Scholars to Chertoff: Bolster DHS policy office

Eight homeland security scholars sent a letter to Homeland Security secretary Michael Chertoff calling for a strengthened policy office with sweeping powers to unify program control.

The scholars warned that, "The organizational structure of the department has consistently worked against its performance. Perhaps the most glaring problem, evident from the first days of DHS, was the lack of a centralized policy organization to break down the stovepipes that DHS inherited from its 22 legacy agencies."

The letter was signed by
  • James Jay Carafano, senior fellow for national security and homeland security of the Heritage Foundation

  • Frank J. Cilluffo, associate vice president for homeland security and director of the Homeland Security Policy Institute at George Washington University

  • Johah J. Czerwinski, senior research associate and director of homeland security projects at the Center for the Study of the Presidency

  • David F. Heyman, director and senior fellow, Homeland Security Program, Center for Strategic and International Studies

  • Richard A. Falkenrath, senior fellow, foreign policy studies, Brookings Institution

  • Janice Kephart, former counsel, 9/11 Commission

  • Bert B. Tussing, director, homeland defense and security issues, Army War College Center for Strategic Leadership

  • C. Stewart Verdery Jr., adjunct fellow, Homeland Security Program, Center for Strategic and International Studies.

The letter, dated Jan. 24, cited several outside studies of DHS that recommended establishing a strong policy group. They noted that both Chertoff and the first homeland security secretary, Tom Ridge, had called for a central policy office.

Ridge's plans were put on hold when Chertoff took office and mandated a top-to-bottom policy analysis called the second stage review. In accord with Chertoff's recommendations following the review, the administration created the job of assistant secretary for policy, a post now held by attorney, intelligence community executive and technology adviser Stewart A. Baker.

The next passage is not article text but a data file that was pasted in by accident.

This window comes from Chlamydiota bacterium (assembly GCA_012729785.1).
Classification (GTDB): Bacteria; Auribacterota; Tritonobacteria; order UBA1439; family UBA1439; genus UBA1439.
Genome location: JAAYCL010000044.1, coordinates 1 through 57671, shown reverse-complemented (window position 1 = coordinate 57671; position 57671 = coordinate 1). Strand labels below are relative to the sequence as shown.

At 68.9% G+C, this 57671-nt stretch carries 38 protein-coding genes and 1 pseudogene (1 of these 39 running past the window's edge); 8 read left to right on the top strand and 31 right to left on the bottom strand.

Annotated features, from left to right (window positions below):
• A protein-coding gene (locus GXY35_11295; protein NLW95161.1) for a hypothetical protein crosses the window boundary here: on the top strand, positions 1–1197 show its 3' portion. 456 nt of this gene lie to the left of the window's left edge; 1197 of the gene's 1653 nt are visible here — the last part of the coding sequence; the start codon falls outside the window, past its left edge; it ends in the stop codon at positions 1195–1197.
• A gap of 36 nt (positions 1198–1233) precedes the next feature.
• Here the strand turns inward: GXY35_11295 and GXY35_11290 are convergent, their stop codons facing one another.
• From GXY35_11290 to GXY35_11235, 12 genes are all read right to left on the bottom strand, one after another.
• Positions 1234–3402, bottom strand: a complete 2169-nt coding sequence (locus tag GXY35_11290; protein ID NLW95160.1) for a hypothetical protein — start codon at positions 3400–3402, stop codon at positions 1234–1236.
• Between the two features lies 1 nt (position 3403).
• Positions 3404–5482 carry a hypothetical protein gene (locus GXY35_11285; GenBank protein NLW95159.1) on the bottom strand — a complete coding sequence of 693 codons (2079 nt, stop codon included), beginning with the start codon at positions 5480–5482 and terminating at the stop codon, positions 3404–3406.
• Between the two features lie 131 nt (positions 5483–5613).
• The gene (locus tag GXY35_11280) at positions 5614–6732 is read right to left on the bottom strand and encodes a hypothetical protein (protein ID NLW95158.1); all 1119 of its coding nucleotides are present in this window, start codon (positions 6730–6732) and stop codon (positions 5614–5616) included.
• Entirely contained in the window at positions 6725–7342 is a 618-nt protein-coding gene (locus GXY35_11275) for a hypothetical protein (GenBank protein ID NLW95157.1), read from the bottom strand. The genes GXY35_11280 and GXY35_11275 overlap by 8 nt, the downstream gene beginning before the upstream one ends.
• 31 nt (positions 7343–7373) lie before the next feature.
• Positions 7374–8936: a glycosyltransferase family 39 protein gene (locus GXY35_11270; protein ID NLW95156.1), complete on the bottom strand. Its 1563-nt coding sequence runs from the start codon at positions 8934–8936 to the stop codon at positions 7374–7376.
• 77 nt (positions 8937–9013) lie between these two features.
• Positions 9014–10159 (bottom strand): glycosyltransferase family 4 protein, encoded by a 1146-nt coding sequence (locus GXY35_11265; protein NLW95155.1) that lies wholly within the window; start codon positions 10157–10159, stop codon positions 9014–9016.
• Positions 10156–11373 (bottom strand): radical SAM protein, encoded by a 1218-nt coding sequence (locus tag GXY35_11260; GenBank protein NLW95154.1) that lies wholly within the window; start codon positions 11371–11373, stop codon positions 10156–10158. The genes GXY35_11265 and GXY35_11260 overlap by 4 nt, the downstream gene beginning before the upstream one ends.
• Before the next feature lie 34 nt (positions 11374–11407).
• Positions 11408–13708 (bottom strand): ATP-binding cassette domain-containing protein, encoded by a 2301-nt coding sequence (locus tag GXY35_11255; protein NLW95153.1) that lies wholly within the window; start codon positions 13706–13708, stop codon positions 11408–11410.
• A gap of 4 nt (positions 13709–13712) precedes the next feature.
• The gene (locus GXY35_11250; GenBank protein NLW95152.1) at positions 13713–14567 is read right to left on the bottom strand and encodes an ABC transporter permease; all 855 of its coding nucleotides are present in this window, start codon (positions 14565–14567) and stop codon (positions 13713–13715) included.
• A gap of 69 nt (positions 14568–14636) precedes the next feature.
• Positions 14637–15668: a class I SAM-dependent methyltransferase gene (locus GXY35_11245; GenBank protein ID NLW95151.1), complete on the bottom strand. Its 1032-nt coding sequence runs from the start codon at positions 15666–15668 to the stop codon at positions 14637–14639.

Baker's Office of Policy, Planning and International Affairs works with resources drawn from the policy shops of the department's predecessor agencies. According to the letter, "The amount provided is wholly insufficient for the work that the office has, and should be, assigned."

The scholars said that "this underfunding must be corrected at the earliest possible minute." They added that outside stakeholders?including other federal agencies, Congress, foreign governments, private companies and nonprofit organizations?all have sought a single place to work with the department and receive clear guidance about DHS' plans and views.

The letter specified eight broad areas of responsibility for a beefed-up policy office, ranging from budget planning to oversight of key border programs as well as coordination with foreign governments, Congress, the private sector and other federal agencies.

The letter called on Chertoff to expand Baker's policy office by at least 25 staff members and to fill all existing personnel slots quickly by reprogramming funds if possible. They also urged Chertoff to seek funding for the policy office, including its contractors and travel, in the fiscal 2007 budget.

Wilson P. Dizard III is a staff writer for Washington Technology's sister publication, Government Computer News.

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